By Nathan Smith.
Judge in Meng Wanzhou case focuses on fraud allegations and ignores the sanctions-busting.
Says Canada’s laws do not recognise sanctions-busting as a crime
While some rules are created to regulate the global system, it is an illusion to call these things “laws”
The Meng case highlights that international law is largely a fiction, no matter how much people want to believe in it
Sometimes a judge makes a comment that highlights a weird assumption most people would prefer not to consider. Associate Chief Justice Heather Holmes, the judge in control of the ongoing extradition case against Huawei chief financial officer Meng Wanzhou, has been quick during this trial to point out irregularities in the prosecution’s case. Meng is accused of misrepresenting Huawei’s control over Skycom, a company that sold computer equipment in Iran, during a 2013 presentation that allegedly put HSBC at risk of violating US sanctions against Iran. The US team wants to try Meng in New York for her part in the act.
But before they can do that Holmes must find her guilty of committing a crime that is on the books in Canada. After all, sanctions-busting is not a crime in Canada. So, Holmes is keeping the extradition trial within the “four corners” of fraud law since that is a crime in Canada. “Isn’t it unusual that one would see a fraud case with no actual harm many years later and one in which the alleged victim, a large institution, appears to have numerous people within the institution who had all the facts that are now said to have been misrepresented?” Holmes asked.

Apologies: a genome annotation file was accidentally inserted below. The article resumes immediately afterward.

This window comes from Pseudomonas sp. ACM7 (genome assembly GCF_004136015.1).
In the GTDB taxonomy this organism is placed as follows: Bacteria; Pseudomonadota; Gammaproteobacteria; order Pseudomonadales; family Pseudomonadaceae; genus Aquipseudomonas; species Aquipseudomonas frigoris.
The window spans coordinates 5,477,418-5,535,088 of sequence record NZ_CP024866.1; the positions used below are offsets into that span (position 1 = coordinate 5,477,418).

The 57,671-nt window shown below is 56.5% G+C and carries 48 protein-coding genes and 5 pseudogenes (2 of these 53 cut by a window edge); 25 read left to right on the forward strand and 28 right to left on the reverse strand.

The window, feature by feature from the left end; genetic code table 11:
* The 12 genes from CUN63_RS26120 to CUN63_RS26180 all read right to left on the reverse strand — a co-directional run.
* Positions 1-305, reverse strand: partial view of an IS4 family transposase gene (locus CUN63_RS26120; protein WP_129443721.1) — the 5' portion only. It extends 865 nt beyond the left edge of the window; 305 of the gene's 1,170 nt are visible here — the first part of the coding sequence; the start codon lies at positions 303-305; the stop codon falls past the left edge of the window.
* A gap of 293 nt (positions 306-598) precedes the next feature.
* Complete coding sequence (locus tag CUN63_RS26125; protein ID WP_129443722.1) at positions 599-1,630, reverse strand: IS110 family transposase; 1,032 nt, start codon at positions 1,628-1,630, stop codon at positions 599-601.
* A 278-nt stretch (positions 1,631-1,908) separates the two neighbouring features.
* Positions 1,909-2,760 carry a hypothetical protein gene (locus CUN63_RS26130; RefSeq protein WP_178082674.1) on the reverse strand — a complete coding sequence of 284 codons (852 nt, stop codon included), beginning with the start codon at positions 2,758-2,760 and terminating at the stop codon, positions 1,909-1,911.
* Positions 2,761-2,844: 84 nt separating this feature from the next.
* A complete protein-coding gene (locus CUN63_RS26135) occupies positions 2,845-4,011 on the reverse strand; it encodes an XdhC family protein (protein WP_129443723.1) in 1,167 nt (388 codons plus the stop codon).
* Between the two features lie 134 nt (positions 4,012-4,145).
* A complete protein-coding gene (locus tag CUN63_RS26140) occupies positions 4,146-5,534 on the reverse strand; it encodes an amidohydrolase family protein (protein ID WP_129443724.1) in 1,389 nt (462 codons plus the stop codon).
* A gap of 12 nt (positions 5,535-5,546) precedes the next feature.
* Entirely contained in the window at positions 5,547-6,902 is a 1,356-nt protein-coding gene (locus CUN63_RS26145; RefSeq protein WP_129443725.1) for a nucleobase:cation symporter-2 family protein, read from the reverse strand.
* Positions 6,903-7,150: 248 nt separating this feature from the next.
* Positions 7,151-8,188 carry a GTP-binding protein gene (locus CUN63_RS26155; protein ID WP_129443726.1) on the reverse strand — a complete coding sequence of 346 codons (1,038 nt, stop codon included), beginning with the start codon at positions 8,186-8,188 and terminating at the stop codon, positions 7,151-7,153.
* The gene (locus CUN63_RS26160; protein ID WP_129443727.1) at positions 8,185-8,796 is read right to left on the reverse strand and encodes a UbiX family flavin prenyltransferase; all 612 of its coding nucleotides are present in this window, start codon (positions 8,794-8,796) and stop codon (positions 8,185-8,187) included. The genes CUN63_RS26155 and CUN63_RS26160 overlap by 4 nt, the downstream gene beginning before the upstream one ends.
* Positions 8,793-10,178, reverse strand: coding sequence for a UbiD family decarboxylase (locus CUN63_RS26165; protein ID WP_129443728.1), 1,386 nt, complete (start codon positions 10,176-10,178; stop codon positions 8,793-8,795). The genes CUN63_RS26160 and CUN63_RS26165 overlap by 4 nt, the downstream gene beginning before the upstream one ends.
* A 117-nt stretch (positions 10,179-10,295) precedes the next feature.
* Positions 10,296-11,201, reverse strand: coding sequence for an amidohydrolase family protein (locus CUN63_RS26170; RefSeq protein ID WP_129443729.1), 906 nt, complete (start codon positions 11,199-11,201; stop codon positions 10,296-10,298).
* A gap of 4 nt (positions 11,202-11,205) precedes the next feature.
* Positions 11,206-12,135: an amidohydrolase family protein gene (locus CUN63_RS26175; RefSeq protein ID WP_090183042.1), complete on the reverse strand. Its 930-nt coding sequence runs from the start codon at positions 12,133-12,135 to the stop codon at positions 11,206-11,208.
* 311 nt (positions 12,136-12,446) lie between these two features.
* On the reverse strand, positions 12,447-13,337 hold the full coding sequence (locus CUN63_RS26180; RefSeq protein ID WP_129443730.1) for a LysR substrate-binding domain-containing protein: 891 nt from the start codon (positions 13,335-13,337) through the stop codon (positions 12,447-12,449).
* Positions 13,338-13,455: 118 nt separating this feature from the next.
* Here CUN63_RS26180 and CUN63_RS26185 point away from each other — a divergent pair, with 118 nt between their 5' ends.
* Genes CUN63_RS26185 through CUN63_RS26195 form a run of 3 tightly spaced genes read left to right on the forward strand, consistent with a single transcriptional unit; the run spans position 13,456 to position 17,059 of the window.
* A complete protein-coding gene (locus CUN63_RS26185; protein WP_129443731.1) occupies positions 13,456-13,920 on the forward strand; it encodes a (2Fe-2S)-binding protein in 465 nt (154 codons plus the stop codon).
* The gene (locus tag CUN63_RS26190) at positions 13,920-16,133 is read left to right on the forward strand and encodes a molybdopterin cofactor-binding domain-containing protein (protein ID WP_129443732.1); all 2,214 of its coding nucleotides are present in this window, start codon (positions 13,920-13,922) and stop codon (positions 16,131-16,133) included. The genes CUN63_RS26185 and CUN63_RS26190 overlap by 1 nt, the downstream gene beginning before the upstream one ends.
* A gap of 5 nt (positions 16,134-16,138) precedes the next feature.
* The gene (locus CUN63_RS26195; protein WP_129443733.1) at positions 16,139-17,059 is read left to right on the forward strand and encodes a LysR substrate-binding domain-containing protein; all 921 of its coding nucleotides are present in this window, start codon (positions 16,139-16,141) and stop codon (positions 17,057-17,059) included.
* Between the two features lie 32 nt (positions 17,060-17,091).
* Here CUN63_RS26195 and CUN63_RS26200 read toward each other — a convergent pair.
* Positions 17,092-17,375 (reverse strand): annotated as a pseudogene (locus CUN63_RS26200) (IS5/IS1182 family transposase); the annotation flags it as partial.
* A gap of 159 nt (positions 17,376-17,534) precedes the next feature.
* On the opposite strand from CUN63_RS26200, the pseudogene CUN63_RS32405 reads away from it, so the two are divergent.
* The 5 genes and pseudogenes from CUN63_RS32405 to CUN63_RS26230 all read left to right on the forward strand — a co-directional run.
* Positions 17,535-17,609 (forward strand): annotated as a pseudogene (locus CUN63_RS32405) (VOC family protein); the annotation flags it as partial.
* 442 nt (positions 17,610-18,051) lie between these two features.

Whatever her ruling, the ultimate decision over extradition rests with Canada’s justice minister. But Holmes’ comments represent a rare time to see how the world actually works, rather than how people want it to work.
Holmes is a Canadian judge and as such her jurisdiction is Canadian law. Canada is a sovereign nation with roots in British law. But it also shares a lot of legal precedent with the US (as do many other Western countries). But Canada’s laws do not extend past its borders.